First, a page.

If you have ever heard one of my radio appearances or follow me on Twitter (@kensing45!), you might know my affinity for a specific Ric Flair quote: “To be The Man, you gotta beat The Man.”
Well, two months into his new job as head coach at Virginia Tech, Justin Fuente feels very much like The Man. Thank you, Bud Foster, for providing the opening to a Ric Flair analogy.
"Wooo!" Bud Foster says at post-game presser.
How do you spell that?
"I don't know," Bud said. "Have to ask Ric Flair probably." #Hokies
— Andy Bitter (@AndyBitterVT) October 28, 2016
Coming from the longtime Hokie defensive coordinator Foster, “Wooo” also spells endorsement; an emphatic endorsement for Fuente from the right-hand man of Virginia Tech legend and future Hall of Famer Frank Beamer, deeming the first-year head coach The Man in Blacksburg.
Replacing The Man like Beamer was for Virginia Tech can prove unenviable. Look at Ray Perkins. I write this from the L.A. Coliseum, where coaches like Larry Smith, Paul Hackett and Lane Kiffin all tried unsuccessfully.
But with his Hokies positioned to reach the ACC Championship Game in Year 1, Justin Fuente has taken up the proverbial sequenced robe from Beamer with the same skill Ric Flair carried the moniker “Nature Boy” after Buddy Rogers.
Apologies for belaboring the Ric Flair parallel. Blame Bud Foster, not me. But I digress.
Fuente has fast proven himself the right choice to succeed Beamer, with Thursday’s win at Pitt putting the Hokies firmly in control of the ACC Coastal heading into the final month. Barring collapse, Virginia Tech’s title game appearance will mark its first in five years, perhaps a testament to Fuente’s following a legend not being quite as difficult as others before him who tried and failed elsewhere.
After Beamer built Virginia Tech into a fixture at or near the upper echelon of college for the second half of the 1990s and throughout the 2000s, the Hokies regressed in the 2010s.
That’s not intended as a slight of Justin Fuente, mind you — on the contrary.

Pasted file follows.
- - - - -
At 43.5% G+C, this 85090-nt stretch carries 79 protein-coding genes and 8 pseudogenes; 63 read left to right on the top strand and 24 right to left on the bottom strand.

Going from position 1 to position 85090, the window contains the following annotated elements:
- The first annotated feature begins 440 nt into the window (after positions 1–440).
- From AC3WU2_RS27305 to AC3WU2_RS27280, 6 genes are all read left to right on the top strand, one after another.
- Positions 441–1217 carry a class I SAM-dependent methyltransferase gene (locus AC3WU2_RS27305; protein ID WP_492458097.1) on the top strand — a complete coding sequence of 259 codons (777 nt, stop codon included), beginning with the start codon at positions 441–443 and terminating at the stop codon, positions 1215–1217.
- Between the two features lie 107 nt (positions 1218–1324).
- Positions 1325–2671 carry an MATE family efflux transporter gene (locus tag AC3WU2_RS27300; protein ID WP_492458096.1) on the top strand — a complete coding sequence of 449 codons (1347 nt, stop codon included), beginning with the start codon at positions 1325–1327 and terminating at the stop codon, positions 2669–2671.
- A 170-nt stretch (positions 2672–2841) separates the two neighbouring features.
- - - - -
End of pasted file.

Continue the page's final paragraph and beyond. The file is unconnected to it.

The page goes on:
Taking over a program that had been languishing in the land of repeated .500 finishes, Fuente faced a rebuilding job. He’d turned a program in much greater disrepair previously, transforming Memphis from one of the worst programs in FBS to Top 25 in short order.
Even at Memphis, though, Fuente didn’t become The Man so instantaneously; nor did his unique brand of offense produce results so quickly.
Virginia Tech’s failing throughout the previous half-decade could be attributed almost exclusively to offensive ineptitude. Beamer made changes to his offensive coaching staff, but nothing clicked.
Through two months under Fuente, the Hokies came into the night ranked No. 29 nationally in scoring offense at 35.9 points per game. They tacked on another 39 in the win at Pitt. A season ago in Blacksburg, Tech slogged to a 17-13 loss against the Panthers.
Tech flourished Thursday with an approach very much reminiscent of Fuente’s successful Memphis teams of 2014 and 2015, attacking via a prolific passing attack and sprinkling in a multifaceted run game. Quarterback Jerod Evans went for 404 yards, with the rotation of six ball-carriers totaling another 152.
Virginia Tech’s transformed from methodical at best, plodding at worst, to stylin’ and profilin’. Add the defensive guru and former Beamer enforcer Foster as the Arn Anderson to Fuente’s Nature Boy, and the Hokies again look to have a Flair For The Gold.
Justin Fuente has established himself as The Man at Virginia Tech. Wooo, indeed.